Local Decision-Making | Planting Trees

Empowering Local Citizens to Make Forest Management and Restoration Decisions 

Holder, Curtis D. 2016.  Multiscale forest governance structures within a transboundary biosphere reserve in Central America.  World Development Perspectives 3: 22-24.


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This case study addressed challenges and solutions to forest management and restoration in transboundary regions within a single watershed. The Trifinio region of Central America covers approximately 7500 km2 at the borders of El Salvador, Guatemala, and Honduras and comprises a diversity of vegetation types, including cloud, mixed pine and oak, subtropical dry, transitional, and secondary forests.

Approximately, 70% of the people in this region live in rural communities that rely on forests for fuelwood and timber.  For several years, the three national governments discussed protection environmental plans for the forest resources in this shared watershed region. These multi-year discussions culminated in an innovative, transboundary and multiscale forest governance structure called Plan Trifinio that consists of representatives from municipalities in Honduras, Guatemala, and El Salvador.

One of the initial proposals from Plan Trifinio was the establishment of a biosphere reserve focusing on the sustainable management of the natural resources to promote economic development based on citizen participation, decentralization, sustainable management of forest resources, and equity.  The result of the proposal was the establishment of the Trifinio-Fraternidad Biosphere Reserve, the first trinational biosphere reserve in Latin America. A biosphere reserve is similar to a national park in that both systems protect an ecosystem for conservation; however, the use of natural resources by humans and human’s impact on the environment are considered in the designation of a biosphere reserve.  In particular, a mission of a biosphere reserve aims to maintain the sustainability of natural resource use while protecting the plant and animal species within the biosphere reserve.

The organization structure of Plan Trifinio requires that the vice presidents of the three countries and the Trinational Executive Secretariat develop projects in collaboration with the technical and consulting committees.  The consulting committee consists of departmental governors, mayors, the Trifinio Associations for Sustainable Development (ATRIDESTs), nongovernmental organizations, and other civic organizations in the Trifinio region.  This multi-level organizational structure of Plan has enabled successful funding from banks, government development agencies in Western Europe and North America, the Organization of American States, and the International Union for Conservation of Nature.  In particular, the ATRIDESTs in rural communities emerged to enhance local participation and create dialogue with governmental and nongovernmental institutions to support sustainable use of natural resources.  The ATRIDESTs empowered local, community-level citizen groups to voice suggestions and concerns on forest restoration programs and other programs related to the sustainable use of natural resources, including mining issues, environmental pollution, and food security.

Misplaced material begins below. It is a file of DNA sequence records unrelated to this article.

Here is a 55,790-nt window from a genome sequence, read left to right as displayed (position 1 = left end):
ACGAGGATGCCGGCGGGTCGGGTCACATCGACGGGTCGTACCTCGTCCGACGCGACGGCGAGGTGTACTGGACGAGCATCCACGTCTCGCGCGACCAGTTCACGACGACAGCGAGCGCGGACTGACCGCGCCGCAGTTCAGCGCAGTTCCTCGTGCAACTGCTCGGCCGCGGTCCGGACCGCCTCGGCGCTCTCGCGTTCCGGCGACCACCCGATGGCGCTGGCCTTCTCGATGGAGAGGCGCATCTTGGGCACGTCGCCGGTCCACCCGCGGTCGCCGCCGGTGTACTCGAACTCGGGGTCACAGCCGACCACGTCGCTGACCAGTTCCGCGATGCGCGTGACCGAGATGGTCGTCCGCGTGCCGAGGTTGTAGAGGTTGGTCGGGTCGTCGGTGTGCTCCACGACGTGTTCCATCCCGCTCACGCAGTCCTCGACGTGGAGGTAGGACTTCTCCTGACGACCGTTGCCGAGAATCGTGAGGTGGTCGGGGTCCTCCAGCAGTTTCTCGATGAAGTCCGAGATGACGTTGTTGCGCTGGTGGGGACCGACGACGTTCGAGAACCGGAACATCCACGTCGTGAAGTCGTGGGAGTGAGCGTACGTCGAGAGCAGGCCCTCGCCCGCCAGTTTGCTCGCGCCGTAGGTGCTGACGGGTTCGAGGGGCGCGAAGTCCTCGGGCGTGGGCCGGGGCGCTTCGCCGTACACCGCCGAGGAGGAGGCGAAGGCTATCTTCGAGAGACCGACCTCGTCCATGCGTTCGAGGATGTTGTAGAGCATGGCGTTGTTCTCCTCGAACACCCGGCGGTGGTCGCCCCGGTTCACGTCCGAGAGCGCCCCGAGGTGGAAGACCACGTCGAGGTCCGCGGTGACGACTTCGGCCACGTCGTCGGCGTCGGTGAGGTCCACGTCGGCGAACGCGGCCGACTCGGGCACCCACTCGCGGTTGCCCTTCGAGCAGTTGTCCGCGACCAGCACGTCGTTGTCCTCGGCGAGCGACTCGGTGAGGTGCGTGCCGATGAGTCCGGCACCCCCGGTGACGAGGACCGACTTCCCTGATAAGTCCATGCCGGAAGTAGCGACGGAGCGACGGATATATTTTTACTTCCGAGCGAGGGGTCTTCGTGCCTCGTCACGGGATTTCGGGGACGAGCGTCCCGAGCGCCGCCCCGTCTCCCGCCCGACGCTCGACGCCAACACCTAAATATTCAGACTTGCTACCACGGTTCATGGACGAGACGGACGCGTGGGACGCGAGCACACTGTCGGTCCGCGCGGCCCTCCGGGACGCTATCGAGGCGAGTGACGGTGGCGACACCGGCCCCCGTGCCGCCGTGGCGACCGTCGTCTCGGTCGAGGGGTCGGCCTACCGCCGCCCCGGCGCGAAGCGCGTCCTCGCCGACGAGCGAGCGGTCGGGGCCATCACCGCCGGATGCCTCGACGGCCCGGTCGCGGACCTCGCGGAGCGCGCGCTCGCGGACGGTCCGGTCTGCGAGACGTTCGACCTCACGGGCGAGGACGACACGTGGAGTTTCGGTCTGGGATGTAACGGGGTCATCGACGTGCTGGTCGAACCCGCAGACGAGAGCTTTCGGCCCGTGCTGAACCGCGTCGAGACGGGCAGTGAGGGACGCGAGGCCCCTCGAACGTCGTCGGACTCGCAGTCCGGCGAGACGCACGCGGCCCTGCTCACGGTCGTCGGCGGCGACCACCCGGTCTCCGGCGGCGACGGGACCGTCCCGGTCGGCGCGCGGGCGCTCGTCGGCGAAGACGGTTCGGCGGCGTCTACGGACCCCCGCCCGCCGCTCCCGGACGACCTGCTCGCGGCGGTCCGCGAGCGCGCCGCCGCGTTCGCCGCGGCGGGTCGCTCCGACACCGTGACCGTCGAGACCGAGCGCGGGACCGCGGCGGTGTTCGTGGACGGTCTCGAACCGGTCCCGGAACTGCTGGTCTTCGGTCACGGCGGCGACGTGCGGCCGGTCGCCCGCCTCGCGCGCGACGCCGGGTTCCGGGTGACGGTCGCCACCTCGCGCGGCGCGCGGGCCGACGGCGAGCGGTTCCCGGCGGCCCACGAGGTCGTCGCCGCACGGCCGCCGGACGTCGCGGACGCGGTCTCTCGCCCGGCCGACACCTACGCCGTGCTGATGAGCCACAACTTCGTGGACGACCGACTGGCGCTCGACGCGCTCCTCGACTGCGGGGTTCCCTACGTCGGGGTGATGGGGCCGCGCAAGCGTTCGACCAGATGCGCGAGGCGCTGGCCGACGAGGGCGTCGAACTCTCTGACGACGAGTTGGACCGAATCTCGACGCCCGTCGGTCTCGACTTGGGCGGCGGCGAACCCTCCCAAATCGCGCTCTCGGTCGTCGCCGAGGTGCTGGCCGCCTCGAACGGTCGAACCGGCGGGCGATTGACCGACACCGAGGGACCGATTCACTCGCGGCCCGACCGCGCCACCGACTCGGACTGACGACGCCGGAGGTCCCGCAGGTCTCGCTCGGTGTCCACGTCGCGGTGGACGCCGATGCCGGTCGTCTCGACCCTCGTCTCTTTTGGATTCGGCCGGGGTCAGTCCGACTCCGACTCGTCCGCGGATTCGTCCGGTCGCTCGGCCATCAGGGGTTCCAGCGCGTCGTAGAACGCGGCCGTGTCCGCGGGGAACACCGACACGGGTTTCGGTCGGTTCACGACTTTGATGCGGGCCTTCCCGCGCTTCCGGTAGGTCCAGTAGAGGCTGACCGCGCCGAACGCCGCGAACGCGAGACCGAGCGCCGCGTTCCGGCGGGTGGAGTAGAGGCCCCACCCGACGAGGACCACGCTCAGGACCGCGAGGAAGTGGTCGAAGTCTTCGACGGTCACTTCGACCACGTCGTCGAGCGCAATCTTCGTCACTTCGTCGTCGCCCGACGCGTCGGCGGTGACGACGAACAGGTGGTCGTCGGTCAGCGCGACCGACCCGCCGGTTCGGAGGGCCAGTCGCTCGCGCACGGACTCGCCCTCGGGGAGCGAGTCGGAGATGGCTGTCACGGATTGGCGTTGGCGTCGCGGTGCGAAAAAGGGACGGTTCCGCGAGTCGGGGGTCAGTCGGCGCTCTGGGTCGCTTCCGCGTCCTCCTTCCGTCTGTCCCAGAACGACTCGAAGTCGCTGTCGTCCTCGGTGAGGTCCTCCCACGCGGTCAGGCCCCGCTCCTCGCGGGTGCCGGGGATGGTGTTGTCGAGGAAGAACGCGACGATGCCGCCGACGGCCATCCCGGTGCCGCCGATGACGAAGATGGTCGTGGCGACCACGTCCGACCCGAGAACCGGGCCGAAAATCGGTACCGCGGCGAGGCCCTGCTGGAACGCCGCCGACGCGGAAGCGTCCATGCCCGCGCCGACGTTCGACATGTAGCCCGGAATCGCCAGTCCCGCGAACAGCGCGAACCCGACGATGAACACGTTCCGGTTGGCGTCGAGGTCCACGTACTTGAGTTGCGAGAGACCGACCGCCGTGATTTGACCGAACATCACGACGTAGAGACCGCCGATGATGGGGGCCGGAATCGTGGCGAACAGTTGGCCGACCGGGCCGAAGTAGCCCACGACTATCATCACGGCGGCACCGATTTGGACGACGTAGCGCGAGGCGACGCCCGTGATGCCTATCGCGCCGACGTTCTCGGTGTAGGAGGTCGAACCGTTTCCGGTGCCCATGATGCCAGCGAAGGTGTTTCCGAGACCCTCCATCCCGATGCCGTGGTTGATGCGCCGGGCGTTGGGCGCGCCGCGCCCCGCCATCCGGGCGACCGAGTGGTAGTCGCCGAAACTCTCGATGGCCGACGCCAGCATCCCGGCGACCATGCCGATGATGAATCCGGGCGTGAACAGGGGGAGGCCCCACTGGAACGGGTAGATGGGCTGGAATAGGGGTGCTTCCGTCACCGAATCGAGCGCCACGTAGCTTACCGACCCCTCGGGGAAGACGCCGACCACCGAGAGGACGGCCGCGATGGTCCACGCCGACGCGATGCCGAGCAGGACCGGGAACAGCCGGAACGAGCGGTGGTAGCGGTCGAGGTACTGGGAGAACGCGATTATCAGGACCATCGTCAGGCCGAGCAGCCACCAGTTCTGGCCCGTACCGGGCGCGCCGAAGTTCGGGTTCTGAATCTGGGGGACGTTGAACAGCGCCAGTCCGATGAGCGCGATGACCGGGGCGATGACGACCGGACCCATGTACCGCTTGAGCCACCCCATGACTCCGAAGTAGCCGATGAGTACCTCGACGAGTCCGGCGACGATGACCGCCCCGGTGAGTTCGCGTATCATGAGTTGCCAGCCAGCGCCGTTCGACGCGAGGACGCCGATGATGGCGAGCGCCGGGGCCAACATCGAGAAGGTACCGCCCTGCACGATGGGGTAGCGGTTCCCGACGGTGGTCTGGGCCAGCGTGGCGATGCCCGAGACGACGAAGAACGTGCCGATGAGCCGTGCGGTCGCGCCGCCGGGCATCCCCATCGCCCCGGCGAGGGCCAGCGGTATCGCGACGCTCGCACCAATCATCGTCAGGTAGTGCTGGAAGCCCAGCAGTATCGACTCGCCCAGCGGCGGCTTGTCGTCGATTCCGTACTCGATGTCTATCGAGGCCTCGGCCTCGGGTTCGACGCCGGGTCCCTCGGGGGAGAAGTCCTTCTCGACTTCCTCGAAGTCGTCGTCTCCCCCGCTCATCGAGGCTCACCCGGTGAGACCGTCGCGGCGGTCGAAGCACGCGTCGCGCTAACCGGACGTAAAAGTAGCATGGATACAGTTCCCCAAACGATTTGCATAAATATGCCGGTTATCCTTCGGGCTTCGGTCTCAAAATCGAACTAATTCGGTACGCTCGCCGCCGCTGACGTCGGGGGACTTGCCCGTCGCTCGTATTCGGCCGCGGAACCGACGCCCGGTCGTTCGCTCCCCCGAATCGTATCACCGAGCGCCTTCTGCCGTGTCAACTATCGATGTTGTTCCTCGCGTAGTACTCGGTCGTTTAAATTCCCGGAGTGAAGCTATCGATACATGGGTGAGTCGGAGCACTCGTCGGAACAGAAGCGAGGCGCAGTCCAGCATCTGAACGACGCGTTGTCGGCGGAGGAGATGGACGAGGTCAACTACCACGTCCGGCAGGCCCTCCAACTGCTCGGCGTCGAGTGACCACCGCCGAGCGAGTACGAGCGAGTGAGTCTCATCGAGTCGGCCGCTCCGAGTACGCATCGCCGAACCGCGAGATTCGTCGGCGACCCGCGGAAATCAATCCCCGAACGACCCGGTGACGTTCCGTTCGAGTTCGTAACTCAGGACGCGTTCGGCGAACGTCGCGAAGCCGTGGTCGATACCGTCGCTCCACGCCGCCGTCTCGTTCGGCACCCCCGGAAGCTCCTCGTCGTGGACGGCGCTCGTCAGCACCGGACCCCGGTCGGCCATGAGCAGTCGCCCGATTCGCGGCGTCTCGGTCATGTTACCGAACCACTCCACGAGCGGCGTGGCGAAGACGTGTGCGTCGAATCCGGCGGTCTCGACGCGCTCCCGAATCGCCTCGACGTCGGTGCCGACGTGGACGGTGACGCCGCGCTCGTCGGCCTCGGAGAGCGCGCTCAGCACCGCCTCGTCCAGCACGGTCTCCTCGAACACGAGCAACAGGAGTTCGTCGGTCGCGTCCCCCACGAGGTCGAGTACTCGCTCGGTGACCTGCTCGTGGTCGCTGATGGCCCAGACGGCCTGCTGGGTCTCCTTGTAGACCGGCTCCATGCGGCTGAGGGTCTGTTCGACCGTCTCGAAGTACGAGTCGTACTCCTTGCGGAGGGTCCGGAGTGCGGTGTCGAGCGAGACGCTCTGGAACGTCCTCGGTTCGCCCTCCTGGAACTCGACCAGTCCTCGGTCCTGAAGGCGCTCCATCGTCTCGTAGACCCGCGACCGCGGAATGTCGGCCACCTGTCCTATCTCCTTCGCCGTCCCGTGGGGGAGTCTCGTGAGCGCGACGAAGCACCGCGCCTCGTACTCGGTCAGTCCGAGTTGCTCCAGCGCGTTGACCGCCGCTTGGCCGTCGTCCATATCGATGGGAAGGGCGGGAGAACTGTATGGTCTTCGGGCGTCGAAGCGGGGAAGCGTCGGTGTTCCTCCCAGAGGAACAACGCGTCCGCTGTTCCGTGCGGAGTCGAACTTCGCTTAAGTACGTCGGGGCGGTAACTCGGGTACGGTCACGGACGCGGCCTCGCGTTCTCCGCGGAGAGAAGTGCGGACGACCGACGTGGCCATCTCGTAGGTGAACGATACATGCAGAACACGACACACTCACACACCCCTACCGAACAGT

The trinational organization of Plan Trifinio has minimized conflicts and generated opportunities for sharing information and cooperation among the three countries and people within 45 municipalities.  Empowering local citizens to make decisions on projects in the Trifinio region serves as a model for sustainability projects in other regions.


The PARTNERS connection
This paper was a contribution to a special issue of World Development Perspectives on Governance Innovations for Forest Restoration. The special issue was organized by the governance working group of PARTNERS at the second workshop. Although the special issue was an activity sponsored by PARTNERS, the individual research papers were not funded or initiated by PARTNERS.